Record Store Day Favorite: Jazz Dispensary

So Record Store Day 2016 has come and gone. And after celebrating one of the coolest days for vinylphiles (and subsequently recovering), I think I have to say, without a doubt, one of my favorite releases was The Jazz Dispensary box set. The four LP boxset (all set on colored vinyl) boasts a cosmic journey through up-tempo jazz and bebop. These boasts couldn’t be more humble. From start to finish, The Jazz Dispensary is a compilation of legendary proportions. With a box to match its contents, this four LP set is the full package.

The Jazz Dispensary, despite its length, wastes no time getting to the faux-meat of the matter. Beginning with Rusty Bryant’s “Fire Eater,” the compilation sets the bar high for the rest of the tracks. Bryant’s track patches together Hammond whirls and sizzling sax lines over big drums to create the sonic texture of what a night in the 18th and Vine district might sound like.

And the rest of the first LP keeps this energy. Ending on Billy Hawkins’ “O’ Baby (I Believe I’m Losing You),” the compilation begs its listener to keep going down the jazzy rabbit hole. The song straddles the line between soul, funk, and jazz–a feat that surpasses the draw of each of those genres.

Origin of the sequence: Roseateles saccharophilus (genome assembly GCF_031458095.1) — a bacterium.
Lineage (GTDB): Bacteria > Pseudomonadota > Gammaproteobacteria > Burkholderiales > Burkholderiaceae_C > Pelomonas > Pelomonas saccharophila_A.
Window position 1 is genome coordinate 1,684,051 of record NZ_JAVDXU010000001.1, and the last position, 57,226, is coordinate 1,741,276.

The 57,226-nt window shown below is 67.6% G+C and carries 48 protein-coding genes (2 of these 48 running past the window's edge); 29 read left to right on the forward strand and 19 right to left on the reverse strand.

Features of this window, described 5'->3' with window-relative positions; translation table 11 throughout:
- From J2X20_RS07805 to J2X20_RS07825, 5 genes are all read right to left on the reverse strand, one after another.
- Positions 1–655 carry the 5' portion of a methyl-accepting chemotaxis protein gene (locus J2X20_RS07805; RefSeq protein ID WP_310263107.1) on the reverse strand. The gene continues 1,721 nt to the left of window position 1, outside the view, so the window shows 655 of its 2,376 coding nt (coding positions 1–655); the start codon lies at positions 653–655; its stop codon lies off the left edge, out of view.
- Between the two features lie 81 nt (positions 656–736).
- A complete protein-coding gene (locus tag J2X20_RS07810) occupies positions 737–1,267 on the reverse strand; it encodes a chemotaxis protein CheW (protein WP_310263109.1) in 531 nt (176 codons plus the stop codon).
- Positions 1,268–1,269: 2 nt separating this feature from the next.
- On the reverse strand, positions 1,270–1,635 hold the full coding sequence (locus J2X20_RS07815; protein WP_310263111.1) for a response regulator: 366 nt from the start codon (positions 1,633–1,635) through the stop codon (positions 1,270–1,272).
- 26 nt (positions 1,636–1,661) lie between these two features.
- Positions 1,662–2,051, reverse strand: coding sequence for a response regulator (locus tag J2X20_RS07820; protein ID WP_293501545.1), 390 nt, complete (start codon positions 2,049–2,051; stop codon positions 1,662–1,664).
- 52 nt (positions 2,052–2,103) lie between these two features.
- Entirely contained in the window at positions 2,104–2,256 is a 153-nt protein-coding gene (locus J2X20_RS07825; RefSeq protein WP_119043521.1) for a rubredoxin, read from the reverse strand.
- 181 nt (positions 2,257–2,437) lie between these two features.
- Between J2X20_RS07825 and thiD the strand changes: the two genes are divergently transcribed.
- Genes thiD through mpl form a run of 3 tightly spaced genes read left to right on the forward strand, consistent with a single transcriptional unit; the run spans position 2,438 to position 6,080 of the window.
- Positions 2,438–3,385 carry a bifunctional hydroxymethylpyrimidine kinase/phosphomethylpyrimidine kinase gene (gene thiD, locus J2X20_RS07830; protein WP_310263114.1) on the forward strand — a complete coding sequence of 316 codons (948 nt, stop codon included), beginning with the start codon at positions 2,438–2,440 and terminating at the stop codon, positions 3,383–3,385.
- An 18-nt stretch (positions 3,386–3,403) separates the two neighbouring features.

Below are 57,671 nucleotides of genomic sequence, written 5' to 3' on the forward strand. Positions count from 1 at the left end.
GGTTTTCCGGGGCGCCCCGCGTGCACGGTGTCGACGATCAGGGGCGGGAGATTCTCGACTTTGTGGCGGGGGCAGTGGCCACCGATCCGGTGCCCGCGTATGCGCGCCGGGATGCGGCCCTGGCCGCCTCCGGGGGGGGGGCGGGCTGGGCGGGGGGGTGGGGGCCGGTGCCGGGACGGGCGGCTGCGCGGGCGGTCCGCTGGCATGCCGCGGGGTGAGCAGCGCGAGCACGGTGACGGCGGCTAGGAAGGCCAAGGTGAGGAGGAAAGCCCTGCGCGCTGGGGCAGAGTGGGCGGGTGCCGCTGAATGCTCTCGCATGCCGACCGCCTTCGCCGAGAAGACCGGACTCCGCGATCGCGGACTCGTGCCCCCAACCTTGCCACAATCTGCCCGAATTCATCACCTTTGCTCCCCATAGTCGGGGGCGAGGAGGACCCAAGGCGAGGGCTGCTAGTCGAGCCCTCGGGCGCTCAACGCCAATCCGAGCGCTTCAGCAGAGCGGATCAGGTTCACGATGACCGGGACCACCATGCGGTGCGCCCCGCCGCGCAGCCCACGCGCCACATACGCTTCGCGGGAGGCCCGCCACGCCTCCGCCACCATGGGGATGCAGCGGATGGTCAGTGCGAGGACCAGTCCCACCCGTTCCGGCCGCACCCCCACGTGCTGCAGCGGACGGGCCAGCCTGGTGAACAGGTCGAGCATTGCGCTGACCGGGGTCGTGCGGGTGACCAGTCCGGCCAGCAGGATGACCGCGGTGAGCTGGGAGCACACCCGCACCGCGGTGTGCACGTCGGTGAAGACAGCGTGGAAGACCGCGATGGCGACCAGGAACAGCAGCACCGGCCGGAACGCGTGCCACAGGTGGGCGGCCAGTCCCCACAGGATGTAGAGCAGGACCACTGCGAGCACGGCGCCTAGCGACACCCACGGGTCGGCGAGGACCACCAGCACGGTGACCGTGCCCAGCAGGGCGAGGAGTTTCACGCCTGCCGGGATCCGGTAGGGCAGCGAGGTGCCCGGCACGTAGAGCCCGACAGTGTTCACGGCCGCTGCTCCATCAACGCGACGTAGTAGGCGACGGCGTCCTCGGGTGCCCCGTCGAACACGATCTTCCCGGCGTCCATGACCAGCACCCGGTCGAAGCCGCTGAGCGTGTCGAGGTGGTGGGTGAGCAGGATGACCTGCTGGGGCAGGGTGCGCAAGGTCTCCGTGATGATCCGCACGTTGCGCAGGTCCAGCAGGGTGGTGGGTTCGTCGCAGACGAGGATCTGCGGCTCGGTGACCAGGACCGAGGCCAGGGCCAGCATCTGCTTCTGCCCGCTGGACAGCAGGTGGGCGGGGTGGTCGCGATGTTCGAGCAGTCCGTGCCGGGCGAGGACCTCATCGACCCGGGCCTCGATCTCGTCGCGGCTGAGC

And that genre tension (or more accurately genre-less tension) gives The Jazz Dispensary box set its power. Each track is funk-saturated. Each track is jazzed out and wooly. Because there’s such quality to every song in the compilation, it’s hard to tease just one out as exemplary. That said, I’ve found myself returning to The Blackbyrds’ “Rock Creek Park.” The song has the quality that cannot be rendered into language. Funk and falsetto blend perfectly in this cosmic slop of a song.

The Jazz Dispensary is a tour de force through some of the best cuts of soul-jazz. Soaked in horns and bass grooves, sprinkled with vocals and shimmering guitars, the four LP box set is a must have for jazz aficionados and acolytes alike. From straight bebop to funky slow jams, the compilation gives a wide representation of several overlapping genres.

And perhaps that’s another key to the compilations power–how it uses overlapping genres to transition between soul, funk, jazz, and the myriad of hybrids. The Jazz Dispensary is a gnarled journey through some big cuts. And it ends on Johnny Lytle’s “Tawhid”–fitting for the compilation. The song combines vibraphone with fuzzy bass and steady, cymbal-heavy drums to create a sound as coiled as the compilation itself.

As soulful as it is psychedelic, The Jazz Dispensary box set is hands down my favorite release of Record Store Day 2016. If this isn’t in your collection, you should sit yourself down and ask why the hell not.

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